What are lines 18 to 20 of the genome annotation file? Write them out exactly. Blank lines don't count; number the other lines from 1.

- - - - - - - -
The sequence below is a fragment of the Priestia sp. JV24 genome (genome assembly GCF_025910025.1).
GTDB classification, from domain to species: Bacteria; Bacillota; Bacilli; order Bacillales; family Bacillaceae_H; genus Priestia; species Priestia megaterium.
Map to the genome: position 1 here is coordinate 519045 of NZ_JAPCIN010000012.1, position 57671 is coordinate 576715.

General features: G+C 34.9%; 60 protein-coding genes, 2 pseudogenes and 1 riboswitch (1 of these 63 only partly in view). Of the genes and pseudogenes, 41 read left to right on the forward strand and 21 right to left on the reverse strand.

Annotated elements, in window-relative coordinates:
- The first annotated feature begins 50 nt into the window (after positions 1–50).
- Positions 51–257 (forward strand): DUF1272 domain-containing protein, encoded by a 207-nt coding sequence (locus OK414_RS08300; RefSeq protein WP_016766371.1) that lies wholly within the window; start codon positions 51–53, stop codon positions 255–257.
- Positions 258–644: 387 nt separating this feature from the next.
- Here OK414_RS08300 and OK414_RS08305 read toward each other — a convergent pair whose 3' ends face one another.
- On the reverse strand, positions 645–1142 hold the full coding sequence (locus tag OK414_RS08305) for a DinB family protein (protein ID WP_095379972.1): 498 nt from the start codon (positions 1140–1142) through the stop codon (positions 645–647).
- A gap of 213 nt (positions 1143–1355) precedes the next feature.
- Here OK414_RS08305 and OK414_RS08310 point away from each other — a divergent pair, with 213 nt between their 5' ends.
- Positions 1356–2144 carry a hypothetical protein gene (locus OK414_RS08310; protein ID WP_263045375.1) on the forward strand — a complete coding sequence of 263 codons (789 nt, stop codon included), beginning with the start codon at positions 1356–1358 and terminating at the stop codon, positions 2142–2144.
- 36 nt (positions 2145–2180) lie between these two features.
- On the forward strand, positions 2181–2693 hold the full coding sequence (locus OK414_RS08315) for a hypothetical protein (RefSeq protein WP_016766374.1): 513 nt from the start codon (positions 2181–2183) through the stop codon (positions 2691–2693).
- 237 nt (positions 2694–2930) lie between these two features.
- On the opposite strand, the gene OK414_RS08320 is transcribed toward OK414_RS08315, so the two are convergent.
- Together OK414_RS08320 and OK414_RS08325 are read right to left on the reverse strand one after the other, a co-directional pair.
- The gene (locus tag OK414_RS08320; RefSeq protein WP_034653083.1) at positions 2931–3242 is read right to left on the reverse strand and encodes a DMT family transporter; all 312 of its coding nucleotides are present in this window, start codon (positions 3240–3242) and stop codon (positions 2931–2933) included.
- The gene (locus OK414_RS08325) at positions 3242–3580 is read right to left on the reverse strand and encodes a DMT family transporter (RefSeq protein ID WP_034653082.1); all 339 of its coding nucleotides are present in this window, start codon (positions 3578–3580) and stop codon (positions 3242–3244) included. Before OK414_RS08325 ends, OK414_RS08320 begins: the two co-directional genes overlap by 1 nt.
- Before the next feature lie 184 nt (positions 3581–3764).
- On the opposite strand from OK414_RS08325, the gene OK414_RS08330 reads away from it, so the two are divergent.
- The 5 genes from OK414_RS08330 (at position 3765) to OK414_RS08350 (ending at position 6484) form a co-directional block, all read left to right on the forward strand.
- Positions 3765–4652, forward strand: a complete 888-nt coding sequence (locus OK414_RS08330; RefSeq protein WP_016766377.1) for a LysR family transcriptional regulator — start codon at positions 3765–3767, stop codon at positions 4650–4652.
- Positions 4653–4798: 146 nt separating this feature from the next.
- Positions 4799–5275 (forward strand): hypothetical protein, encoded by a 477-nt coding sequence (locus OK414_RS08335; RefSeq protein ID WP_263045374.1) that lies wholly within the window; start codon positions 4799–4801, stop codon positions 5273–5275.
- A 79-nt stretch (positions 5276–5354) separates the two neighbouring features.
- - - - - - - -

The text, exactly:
- Together OK414_RS08320 and OK414_RS08325 are read right to left on the reverse strand one after the other, a co-directional pair.
- The gene (locus tag OK414_RS08320; RefSeq protein WP_034653083.1) at positions 2931–3242 is read right to left on the reverse strand and encodes a DMT family transporter; all 312 of its coding nucleotides are present in this window, start codon (positions 3240–3242) and stop codon (positions 2931–2933) included.
- The gene (locus OK414_RS08325) at positions 3242–3580 is read right to left on the reverse strand and encodes a DMT family transporter (RefSeq protein ID WP_034653082.1); all 339 of its coding nucleotides are present in this window, start codon (positions 3578–3580) and stop codon (positions 3242–3244) included. Before OK414_RS08325 ends, OK414_RS08320 begins: the two co-directional genes overlap by 1 nt.